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Dubai top city in the Middle East for quality of living
March 5, 2015, 9:23 am
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City leads Mena region; alumni group picks Dubai as the most attractive place to live in

Dubai ranked first in the Middle East and Africa region for quality of living, according to a report released on Wednesday by human resources consultancy Mercer.

The 2015 Quality of Living report, which ranks 230 cities, indicates that Dubai was ranked 74th globally, having dropped one spot from 2014, while Abu Dhabi took the 77th spot, up one place from 2014.

In another report by the Alumni Association of graduate business school Insead released November last year, Dubai was ranked the most attractive place to live in terms of professional and private life.

The report surveyed respondents of 35 different nationalities to rate 15 key cities in the world in terms of economic dynamism (quality of labour, access to funding); quality of life (sports and cultural facilities, air quality); cost of living (real estate, dining, entertainment) and overall attractiveness (young talent, access to technology). Dubai ranked first in economic dynamism, third in overall attractiveness and fourth in terms of quality of life and cost of living.

Stable

As per Mercer’s report, most of the countries in the region maintained a stable position compared with 2014, with Amman, for instance, climbing five places to 122, according to the report. However, Beirut dropped eight places to rank 181, while Cairo fell nine places to 170.

Vienna was the city with the best quality of living for the second consecutive year. It was followed by Zurich, Auckland, and Munich, having taken the second, third, and fourth place respectively.

Fifth-place was taken by Vancouver, followed by Singapore at 26.

Infrastructure has a big effect on the quality of living that expatriates experience, said Nuno Gomes, Information Solutions Middle East Leader at Mercer, in a statement.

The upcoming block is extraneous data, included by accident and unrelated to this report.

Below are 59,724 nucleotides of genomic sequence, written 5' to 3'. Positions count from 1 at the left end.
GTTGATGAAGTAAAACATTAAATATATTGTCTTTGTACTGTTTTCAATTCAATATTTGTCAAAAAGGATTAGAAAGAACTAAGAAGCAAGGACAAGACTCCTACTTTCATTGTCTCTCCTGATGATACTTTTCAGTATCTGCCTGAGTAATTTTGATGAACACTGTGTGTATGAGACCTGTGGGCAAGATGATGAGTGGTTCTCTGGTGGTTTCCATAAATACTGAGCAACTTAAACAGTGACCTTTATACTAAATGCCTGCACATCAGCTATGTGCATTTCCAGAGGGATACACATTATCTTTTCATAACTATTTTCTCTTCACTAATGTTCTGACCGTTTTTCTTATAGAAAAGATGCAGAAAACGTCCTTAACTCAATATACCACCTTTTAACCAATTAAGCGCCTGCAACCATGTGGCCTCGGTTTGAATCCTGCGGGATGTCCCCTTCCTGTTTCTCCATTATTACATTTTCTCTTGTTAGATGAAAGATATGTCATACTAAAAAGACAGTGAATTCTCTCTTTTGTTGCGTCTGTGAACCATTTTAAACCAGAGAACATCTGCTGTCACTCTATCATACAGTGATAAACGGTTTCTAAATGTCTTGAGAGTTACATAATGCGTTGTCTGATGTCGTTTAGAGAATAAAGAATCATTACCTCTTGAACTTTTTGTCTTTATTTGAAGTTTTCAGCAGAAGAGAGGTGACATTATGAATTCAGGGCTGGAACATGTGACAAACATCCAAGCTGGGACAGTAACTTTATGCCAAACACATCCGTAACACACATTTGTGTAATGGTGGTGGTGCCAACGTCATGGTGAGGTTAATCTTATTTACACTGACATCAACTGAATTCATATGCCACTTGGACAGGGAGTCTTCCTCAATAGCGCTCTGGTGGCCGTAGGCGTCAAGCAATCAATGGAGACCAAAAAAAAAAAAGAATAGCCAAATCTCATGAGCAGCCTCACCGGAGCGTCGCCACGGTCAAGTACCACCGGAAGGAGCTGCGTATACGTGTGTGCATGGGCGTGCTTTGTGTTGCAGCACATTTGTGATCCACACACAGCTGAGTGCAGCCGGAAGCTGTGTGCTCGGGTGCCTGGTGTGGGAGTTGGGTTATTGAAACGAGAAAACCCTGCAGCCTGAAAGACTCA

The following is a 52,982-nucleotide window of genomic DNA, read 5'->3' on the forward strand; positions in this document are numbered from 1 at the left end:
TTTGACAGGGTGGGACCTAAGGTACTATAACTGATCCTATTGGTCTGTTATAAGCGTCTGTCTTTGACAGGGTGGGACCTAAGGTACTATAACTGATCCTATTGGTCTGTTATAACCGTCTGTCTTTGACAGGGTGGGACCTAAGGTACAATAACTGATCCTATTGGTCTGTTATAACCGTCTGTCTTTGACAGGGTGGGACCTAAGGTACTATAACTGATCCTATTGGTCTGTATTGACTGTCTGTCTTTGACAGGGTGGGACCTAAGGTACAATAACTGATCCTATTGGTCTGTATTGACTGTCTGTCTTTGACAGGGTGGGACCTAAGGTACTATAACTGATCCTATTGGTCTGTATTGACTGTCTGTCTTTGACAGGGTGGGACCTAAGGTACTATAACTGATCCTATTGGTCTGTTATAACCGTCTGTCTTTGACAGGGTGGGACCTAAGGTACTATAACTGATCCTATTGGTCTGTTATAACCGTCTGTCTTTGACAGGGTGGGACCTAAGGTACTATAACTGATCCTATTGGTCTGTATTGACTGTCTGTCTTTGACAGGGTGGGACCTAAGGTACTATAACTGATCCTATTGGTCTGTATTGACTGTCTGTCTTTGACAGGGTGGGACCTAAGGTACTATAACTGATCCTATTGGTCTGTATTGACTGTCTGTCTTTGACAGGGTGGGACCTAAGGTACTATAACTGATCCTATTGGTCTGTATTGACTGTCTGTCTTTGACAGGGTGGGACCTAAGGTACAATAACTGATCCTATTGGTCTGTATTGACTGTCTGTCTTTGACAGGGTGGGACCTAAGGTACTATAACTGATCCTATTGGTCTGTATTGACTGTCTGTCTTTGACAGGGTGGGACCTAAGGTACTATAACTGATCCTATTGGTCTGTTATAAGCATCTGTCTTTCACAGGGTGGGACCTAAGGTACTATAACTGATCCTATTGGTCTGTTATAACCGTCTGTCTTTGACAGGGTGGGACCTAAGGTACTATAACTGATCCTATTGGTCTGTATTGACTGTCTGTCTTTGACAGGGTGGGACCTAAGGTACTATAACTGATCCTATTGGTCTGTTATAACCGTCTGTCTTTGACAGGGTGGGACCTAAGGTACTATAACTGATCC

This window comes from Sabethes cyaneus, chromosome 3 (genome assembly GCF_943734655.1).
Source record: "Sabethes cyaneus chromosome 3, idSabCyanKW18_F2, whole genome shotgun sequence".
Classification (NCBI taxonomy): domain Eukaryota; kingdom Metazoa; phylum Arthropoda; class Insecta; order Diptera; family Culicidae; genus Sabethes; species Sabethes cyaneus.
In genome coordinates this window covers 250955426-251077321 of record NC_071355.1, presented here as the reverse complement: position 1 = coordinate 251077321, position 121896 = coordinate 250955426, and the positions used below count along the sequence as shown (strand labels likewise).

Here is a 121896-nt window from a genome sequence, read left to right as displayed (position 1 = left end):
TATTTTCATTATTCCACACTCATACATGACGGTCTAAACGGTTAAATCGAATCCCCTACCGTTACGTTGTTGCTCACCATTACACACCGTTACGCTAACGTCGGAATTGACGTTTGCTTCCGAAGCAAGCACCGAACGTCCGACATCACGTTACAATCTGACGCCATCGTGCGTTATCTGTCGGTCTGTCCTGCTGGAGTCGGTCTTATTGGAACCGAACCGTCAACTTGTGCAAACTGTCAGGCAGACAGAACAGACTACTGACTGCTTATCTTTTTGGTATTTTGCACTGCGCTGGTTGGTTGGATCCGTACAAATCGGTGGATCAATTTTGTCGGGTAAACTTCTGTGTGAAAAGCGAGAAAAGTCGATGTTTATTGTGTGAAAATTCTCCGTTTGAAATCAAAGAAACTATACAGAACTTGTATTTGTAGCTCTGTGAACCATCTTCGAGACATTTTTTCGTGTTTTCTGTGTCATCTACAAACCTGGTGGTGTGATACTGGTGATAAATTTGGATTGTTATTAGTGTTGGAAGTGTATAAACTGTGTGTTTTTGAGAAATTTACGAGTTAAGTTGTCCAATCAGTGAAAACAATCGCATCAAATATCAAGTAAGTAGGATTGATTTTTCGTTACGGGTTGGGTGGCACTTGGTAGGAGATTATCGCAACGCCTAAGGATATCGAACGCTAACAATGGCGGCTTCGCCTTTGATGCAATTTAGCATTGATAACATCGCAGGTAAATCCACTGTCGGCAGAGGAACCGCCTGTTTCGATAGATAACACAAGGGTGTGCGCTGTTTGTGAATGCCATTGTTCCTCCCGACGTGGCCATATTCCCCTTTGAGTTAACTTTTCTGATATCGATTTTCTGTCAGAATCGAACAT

“While often taken for granted when functioning to a high standard, a city’s infrastructure can generate severe hardship when it is deficient. Companies need to provide adequate allowances to compensate their international workers for these and other hardships,” Gomes added.

He said that multinational companies need to be aware of current events and local circumstances to ensure their expatriates are compensated appropriately and an adequate hardship allowance is included in compensation packages.

“Factors such as internal stability, law enforcement effectiveness, crime levels and medical facilities are important to consider when deciding on an international assignment, and the impact on daily life that could be encountered by the expatriate in overseas placements,” he said.

Mercer’s report considers a city’s political and social environment, medical care and health considerations, public services, recreation facilities and natural environment, among others.

Dubai is also the most popular long-haul destination from many European cities, including Frankfurt and Munich.

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